A federal court in Florida has charged a man for plotting to throw an explosive device at an Aventura synagogue over the Passover holiday in an apparent plot to carry out an Islamic terror attack.
James Gonzalo Medina, 40, of Hollywood, appeared in court in Miami on Monday afternoon, local media outlets reported.
Medina, a convert to Islam, was arrested on a charge of attempting to use a weapon of mass destruction in an attempt to blow up the Aventura Turnberry Jewish Center during Friday evening services, the last night of Passover. He was arrested Friday night as he walked toward the synagogue with what he thought was an explosive device in his hand, prosecutors said.
The suspect seemed to want to make a speech in court while calling himself James Muhammad, but was shut down by US Magistrate Judge William Turnoff, the Sun-Sentinel reported.
Asked by an FBI informant why he wanted to attack the synagogue, Medina said it was his “call of duty” and something he had to do “for the glory of Allah,” the indictment said. Medina also told the informant he believed “Jewish people are the ones causing the world’s wars and conflicts.”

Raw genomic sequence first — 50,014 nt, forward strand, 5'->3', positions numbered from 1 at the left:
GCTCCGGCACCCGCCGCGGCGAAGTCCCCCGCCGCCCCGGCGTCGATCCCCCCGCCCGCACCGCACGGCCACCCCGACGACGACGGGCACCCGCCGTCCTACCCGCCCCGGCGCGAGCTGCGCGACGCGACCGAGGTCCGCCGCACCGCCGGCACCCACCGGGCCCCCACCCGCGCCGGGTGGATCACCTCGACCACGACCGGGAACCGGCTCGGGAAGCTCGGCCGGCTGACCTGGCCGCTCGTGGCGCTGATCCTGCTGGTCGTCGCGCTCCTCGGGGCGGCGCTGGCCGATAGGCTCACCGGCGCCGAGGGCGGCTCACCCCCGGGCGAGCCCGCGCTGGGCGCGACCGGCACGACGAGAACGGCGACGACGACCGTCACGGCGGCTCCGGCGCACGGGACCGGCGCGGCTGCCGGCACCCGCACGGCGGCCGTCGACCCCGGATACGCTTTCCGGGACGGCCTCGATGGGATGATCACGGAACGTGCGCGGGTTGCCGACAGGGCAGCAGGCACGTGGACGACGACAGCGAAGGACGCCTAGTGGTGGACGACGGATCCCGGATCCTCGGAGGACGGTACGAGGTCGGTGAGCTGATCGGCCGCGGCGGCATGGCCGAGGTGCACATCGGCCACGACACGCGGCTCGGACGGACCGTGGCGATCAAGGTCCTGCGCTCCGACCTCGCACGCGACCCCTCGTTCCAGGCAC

He said he was comfortable with causing innocent casualties, including the deaths of women and children, authorities said.
At first, Medina discussed a possibility of using an AK-47-style weapon to “just go in there and rampage everybody,” but later decided he would “like to use the bomb.”
Medina told acquaintances he wanted to make himself a “martyr” and he hoped news coverage of his planned attack would inspire other terrorist attacks, authorities said.
Medina also recorded a number of videos, investigators said, saying goodbye to his family and making threats.
“I am a Muslim and I don’t like what is going on in this world. I’m going to handle business here in America. Aventura, watch your back. ISIS [the Islamic State terror group] is in the house,” agents reported he said in one of the videos.
Medina has a number of prior arrests, including one in August 2012 when he was accused of sending violent threats via text message to a Coral Springs family.
If convicted, Medina faces a maximum penalty of life in federal prison, according to the Sun Sentinel.